UPDATE: This post has been updated to reflect that a patch for the vulnerability was released in iOS 9.0.2.
It may be convenient to access Siri without manually unlocking your iPhone or iPad, but the digital personal assistant will sometimes cough up too much of your personal information to anyone who asks for it. That's unfortunately still true under iOS 9's default settings, which grant access to your photos and contact list to anyone who can trigger Siri on a locked device.
The vulnerability, which apparently went unpatched in the recent iOS 9.0.1 update, was discovered by Jose Rodriguez, a Spaniard with a penchant for finding out how to bypass iOS lockscreens. This latest method involves repeatedly entering incorrect unlock passcodes, then activating Siri in the middle of entering another incorrect passcode.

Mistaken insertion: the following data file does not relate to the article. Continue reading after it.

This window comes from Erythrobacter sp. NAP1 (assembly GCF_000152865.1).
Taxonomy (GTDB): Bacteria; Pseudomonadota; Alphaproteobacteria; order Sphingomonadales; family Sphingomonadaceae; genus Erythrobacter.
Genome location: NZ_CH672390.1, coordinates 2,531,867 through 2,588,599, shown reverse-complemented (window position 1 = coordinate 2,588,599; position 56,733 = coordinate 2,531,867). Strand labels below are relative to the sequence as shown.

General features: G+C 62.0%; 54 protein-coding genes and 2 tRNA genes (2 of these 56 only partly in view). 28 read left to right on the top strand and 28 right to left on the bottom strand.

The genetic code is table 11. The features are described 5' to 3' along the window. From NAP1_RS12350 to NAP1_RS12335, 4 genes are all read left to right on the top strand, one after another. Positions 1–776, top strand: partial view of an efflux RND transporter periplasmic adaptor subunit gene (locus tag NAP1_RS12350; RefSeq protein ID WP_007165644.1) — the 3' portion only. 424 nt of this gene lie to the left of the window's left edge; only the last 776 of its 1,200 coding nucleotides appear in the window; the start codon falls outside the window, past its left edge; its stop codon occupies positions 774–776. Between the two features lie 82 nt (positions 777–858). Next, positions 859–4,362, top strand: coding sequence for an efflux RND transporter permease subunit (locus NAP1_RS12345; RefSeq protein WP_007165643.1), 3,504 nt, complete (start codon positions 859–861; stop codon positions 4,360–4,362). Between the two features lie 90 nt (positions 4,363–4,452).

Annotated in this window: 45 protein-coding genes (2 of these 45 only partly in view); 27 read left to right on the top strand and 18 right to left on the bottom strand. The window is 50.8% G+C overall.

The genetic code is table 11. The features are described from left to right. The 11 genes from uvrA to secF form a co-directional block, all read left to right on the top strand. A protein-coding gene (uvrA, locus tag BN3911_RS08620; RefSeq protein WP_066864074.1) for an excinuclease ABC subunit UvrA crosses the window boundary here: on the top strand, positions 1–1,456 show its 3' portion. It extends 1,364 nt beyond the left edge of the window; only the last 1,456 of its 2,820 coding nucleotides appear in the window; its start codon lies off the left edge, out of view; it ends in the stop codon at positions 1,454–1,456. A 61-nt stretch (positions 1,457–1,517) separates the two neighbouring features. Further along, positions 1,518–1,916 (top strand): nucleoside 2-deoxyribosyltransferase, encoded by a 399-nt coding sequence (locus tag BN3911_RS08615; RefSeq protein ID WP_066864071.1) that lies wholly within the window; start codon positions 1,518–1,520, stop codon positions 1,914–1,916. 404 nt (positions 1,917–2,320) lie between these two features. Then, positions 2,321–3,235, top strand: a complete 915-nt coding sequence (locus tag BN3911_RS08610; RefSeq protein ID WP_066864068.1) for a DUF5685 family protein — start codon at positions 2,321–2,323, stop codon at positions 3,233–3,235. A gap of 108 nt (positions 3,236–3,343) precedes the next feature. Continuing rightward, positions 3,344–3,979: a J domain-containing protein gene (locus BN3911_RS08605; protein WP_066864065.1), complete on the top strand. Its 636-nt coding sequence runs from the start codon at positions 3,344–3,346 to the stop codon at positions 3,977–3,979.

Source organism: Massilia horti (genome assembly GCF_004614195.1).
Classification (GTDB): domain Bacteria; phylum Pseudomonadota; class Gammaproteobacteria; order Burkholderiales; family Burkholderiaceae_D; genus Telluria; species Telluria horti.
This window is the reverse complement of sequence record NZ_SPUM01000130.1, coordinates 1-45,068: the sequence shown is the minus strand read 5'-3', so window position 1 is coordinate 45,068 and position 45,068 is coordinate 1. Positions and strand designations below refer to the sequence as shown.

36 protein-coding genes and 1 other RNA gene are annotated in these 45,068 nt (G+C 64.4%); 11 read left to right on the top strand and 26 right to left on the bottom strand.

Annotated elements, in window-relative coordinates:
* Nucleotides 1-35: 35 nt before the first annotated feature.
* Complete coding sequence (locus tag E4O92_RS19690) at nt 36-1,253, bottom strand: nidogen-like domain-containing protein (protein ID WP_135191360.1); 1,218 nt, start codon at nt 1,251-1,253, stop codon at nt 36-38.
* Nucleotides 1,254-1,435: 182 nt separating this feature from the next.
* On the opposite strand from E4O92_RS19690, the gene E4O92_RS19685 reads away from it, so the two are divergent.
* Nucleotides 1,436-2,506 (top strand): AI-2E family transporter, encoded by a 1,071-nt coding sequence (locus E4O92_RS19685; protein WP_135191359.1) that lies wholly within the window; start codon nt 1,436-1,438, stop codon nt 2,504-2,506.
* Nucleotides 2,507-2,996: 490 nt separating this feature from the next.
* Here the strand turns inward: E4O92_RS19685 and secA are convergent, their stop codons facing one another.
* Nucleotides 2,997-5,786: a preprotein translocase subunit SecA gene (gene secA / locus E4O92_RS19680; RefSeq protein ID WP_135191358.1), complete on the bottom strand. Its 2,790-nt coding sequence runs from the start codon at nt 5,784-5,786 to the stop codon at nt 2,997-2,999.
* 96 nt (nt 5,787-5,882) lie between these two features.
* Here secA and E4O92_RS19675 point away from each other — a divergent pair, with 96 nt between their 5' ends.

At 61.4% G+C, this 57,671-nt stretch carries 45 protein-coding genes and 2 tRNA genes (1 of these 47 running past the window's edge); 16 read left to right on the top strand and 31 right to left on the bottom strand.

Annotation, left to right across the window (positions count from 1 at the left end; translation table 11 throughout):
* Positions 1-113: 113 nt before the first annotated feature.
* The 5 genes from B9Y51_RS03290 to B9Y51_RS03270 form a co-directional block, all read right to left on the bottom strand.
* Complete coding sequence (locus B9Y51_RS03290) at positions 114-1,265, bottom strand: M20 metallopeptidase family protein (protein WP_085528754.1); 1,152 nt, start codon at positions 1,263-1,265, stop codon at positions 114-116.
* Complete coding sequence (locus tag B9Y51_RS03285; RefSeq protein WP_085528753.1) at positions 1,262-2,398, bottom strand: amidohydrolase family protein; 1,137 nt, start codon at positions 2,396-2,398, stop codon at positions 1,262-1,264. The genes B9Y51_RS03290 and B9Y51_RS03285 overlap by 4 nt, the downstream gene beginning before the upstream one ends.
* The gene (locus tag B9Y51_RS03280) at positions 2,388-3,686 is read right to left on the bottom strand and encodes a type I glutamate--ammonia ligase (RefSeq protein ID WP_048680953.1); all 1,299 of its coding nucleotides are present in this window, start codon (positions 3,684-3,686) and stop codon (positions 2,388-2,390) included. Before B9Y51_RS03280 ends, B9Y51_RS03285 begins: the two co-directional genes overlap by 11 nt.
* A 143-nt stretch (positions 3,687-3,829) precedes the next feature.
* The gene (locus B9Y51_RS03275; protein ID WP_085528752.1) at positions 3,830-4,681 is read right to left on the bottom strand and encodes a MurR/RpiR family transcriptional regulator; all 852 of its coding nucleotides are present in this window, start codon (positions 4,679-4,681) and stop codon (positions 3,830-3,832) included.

MORE: Apple iOS 9 Review
Rodriguez — who has been revealing lockscreen flaws in every major version of iOS dating back to 5.1 — demonstrated on YouTube how he was able to get Siri to hand over your photos and contacts. We weren't able to replicate his method at Tom's Guide, but others have been able to. It doesn't reveal all of your device's data, but if you want to keep your photos private, it's a big concern.
Users can secure their devices from attackers using this passcode bypass by disabling access to Siri from the lockscreen. This can be done by unchecking a feature in the Settings app.
UPDATE: on September 30, Apple addressed this vulnerability with iOS 9.0.2, which it says restricts the "options offered on a locked device."
How to Stop Siri from Being Accessed on a Locked iPhone
1. In the Settings app, select Touch ID & Passcode.
2. Enter your passcode to access the next screen.
3. Scroll down to Allow access when locked, and toggle off Siri's access.